THE ninth annual Cairns Indigenous Art Fair (CIAF) recorded ‘record-breaking’ success last year and more growth is expected at the July 12-14 event this year.
CIAF general manager Vanessa Gillen said that while attendance and participation were important benchmarks, it was the commercial outcomes generated by the Art Fair, Art Market and satellite exhibitions that were fundamental, supporting the artists and art centres that produce the work.
“In our nine-year history we are proud to have generated $6.7 million in art sales which has been returned to the artistic community to further their practice,” Ms Gillen said.
“Added to this is the fact each year several works are acquired by curators to join the collections of museums, art galleries and institutions both at home and overseas.
“CIAF has become a source of quality art work for both curators and collectors and this is heartening because it underpins the quality, diversity and depth of Queensland’s Indigenous art movement while taking it to global audience,” Ms Gillen said.
In 2018 sales from CIAF’s Art Fair and Art Market reached $665,715 – compared with last year’s $589,182 – while takings from art sold at satellite exhibitions also increased from last year’s figure of $34,562 to $53,917.
“Considering associated revenue including sales from ticketed events, this year’s overall result of $887,000 is an increase of 15 percent compared against last year’s result of $763,000,” Ms Gillen said.
After almost a week of events, CIAF 2018 had attracted an overall audience of more than 45,000 – on par with previous years.
State Minister for the Arts, Leeanne Enoch, congratulated CIAF on another successful celebration of Queensland’s First Nation's artists and performers, helping to strengthen the region's network of Indigenous art centres, and expand artistic opportunities.
“The Queensland Government has supported CIAF since its inception in 2009 as part of the landmark Backing Indigenous Arts initiative to build a sustainable arts industry with a global focus,” Ms Enoch said.
“This longstanding investment recognises the unique art of Far North Queensland as a powerful expression of culture which fuels CIAF’s ongoing success as a signature cultural tourism event and as an important economic driver for the region.”
CIAF’s artistic director Janina Harding said the feedback from this year’s event had been outstanding and there was high praise for the program comprising six curated exhibitions including the Art Fair’s Connection to Country, three-day art market, workshops, about 50 individual dance and music acts, talks and conversations, theatre, fashion, food and the presentation of six CIAF Art Awards with winners sharing in a prize cache of $50,000.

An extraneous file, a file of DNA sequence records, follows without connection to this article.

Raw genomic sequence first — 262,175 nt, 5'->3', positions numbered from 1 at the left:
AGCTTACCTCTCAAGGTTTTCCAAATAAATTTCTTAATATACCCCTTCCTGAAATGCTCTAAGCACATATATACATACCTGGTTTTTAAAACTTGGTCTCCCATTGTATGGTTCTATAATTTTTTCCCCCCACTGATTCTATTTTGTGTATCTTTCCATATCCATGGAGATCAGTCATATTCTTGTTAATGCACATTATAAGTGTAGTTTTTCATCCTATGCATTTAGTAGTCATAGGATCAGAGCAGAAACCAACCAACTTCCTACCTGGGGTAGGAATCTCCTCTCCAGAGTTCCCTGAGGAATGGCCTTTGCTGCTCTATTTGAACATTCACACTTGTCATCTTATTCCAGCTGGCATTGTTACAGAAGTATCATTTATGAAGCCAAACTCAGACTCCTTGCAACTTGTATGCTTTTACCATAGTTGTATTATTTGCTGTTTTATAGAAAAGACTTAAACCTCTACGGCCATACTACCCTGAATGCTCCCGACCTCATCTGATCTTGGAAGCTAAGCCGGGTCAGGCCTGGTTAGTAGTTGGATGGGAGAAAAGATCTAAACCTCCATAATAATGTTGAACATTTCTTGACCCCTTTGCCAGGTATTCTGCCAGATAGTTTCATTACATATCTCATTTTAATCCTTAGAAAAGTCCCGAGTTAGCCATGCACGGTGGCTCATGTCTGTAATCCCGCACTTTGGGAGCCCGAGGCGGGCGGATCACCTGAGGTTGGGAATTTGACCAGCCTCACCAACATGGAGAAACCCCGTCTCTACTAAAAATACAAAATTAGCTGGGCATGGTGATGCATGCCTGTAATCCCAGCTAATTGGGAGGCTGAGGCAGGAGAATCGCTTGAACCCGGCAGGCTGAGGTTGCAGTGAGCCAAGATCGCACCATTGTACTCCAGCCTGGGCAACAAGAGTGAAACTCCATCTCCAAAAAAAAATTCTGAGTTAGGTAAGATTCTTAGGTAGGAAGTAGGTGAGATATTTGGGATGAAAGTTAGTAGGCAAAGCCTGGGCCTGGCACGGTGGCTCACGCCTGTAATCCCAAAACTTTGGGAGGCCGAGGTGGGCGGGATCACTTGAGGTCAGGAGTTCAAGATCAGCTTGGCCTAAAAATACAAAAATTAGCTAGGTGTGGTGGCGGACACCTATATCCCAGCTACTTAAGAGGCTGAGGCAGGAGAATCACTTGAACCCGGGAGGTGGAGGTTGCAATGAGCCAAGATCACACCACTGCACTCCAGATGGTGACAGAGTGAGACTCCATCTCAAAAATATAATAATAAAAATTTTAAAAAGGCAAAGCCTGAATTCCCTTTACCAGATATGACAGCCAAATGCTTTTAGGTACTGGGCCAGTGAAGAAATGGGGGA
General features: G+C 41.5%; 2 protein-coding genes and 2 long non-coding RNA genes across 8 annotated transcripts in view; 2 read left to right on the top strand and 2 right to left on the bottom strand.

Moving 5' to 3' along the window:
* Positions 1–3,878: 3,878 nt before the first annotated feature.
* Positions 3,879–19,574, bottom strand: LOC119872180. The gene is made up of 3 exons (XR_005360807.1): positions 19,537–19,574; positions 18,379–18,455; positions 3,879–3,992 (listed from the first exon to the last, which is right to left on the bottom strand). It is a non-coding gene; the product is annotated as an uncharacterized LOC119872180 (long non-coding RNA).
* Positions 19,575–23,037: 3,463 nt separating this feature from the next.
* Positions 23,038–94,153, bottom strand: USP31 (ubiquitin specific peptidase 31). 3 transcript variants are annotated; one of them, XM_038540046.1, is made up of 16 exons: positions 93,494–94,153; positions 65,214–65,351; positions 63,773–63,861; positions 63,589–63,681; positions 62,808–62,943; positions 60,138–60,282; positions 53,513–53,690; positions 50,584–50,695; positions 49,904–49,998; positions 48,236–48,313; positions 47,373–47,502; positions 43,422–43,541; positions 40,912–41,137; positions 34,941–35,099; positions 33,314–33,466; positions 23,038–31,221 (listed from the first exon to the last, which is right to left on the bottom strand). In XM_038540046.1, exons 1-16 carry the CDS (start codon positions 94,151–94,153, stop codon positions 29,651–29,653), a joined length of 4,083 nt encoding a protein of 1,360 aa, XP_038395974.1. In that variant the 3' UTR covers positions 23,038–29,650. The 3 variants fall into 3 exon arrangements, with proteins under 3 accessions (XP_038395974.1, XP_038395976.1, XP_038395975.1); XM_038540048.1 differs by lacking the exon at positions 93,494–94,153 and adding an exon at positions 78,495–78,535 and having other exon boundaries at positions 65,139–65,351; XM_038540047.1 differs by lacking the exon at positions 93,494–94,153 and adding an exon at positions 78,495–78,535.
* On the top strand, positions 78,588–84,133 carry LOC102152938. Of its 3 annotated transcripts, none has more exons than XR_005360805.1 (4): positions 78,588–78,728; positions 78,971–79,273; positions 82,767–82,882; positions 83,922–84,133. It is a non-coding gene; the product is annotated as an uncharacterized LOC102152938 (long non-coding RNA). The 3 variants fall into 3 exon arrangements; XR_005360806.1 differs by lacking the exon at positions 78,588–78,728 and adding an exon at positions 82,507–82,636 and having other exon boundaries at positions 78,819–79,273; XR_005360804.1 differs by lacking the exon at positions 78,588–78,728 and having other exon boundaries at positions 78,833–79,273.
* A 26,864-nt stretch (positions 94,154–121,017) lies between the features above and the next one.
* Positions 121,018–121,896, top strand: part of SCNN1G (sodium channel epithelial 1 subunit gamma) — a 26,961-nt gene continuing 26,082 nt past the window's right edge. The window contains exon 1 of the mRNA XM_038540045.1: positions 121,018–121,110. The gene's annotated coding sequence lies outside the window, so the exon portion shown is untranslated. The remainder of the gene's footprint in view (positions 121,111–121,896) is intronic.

“The word ‘art’ to Aboriginal and Torres Strait Islander people is a complex story of creative expression and cultural sharing and in this year’s program we showcased some 300 visual artists and 230 performers,” Ms Harding said.
“When people buy art, it is not just about how the piece looks – be it woven, carved or hand fired sculptures, lino prints on paper or acrylics on canvas – it is the story behind the work that means the most to buyers.
“CIAF is about shining a light on the Aboriginal and Torres Strait Islander life experience and celebrating our distinct cultures while elevating the community’s appreciation of Queensland’s First Peoples’ art movement,” Ms Harding said.
The success of this year’s fair was topped off with satellite events including CIAF’s annual fashion performance Bulmba-barra, JUTE Theatre Company’s theatre production, Bukal, Screen Australia’s Pitchas After Dark short film screening and Miriki Performing Arts’ collaboration with the POMO Nation of Northern California in Bayal Kaymanen (Dancing Smoke).
State Minister for Tourism Industry Development, Kate Jones said with record sales at this year’s CIAF more attendees than ever had taken home a piece of Indigenous art.
“CIAF gives Queensland Indigenous artists a platform to showcase their talents, while attendees experience authentic and memorable Aboriginal and Torres Strait Island culture,” Ms Jones said.
“Attracting tens of thousands of spectators each year to Tropical North Queensland, this event supports local jobs, strengthens community pride and promotes tourism in the region, which is worth $2.8 billion to the local economy.
“CIAF is one of many community events supported by the Palaszczuk Government via Tourism and Events Queensland and features on the state's It's Live! In Queensland calendar, worth $780 million to the economy.”